A Wet Paradise

To photographer Rishabh Kaul, the public pool is an ecosystem unto itself, a vast network of flesh and water.  

As summer fades, memories of days spent in the sun can meld together. The smell of chlorine and old flip-flops. The sting of a fresh sunburn. The accidental nap between french fries and the final chapter in that book.

One can’t help but recall these glories of summer when looking at Rishabh Kaul’s mesmerizing essay, “Wet Paradise.” Completed over the course of two months for the the Prague Quadrennial 2015, the essay captures the goings-on at the Podoli Swimming Pool in the Czech Republic. “It slowly became clear that swimming is just a small part of what really goes on here,” Kaul said. “Athletes, sun-bathers, social butterflies, lovers, loners, friends, families—all gather in this public space with different agendas and release a lightness of being that is so quintessentially Czech.”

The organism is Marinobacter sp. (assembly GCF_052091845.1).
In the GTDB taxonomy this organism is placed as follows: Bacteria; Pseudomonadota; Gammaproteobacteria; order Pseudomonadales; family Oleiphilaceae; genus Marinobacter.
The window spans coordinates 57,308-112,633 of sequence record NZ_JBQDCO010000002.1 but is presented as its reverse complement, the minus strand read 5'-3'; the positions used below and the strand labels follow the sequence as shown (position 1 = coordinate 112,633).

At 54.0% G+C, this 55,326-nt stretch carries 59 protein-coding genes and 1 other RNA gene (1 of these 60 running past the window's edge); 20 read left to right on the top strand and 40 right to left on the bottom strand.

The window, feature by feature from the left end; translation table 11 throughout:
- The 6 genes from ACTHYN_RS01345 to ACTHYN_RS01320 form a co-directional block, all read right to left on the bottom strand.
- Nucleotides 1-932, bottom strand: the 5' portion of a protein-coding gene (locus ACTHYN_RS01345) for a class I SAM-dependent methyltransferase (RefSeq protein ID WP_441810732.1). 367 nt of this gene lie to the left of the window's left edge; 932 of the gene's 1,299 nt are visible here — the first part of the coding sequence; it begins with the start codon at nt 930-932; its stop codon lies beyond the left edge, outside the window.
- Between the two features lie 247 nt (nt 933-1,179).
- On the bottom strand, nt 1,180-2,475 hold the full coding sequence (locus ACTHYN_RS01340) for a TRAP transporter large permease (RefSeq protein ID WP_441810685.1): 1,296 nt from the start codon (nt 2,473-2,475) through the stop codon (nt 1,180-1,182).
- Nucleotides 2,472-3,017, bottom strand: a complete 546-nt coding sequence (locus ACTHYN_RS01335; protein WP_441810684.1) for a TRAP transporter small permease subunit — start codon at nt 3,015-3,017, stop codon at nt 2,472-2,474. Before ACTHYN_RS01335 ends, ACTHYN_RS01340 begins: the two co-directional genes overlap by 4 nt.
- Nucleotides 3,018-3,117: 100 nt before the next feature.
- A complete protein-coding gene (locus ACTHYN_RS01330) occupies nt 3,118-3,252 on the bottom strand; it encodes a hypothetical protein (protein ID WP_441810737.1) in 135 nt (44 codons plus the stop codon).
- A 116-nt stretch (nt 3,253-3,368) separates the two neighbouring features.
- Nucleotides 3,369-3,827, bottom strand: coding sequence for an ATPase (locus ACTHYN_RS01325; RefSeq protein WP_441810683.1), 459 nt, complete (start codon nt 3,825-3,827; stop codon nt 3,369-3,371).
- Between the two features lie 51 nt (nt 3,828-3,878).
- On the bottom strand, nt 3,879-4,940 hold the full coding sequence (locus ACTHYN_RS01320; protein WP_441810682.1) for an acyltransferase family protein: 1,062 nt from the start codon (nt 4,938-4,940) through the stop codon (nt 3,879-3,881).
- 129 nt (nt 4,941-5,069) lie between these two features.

But the black and white photographs highlight not only the cannonballs of young boys and girls, but also the architecture that gave rise to such revelry. The lights at the bottom of the pool, the arrangement of the tiles, and the lone lounge chairs all become characters in Kaul’s paradise.

Below you’ll find a selection of images from the essay as well as Kaul’s own captions, describing not only the images themselves, but also how he understands the relationship between pool and swimmer.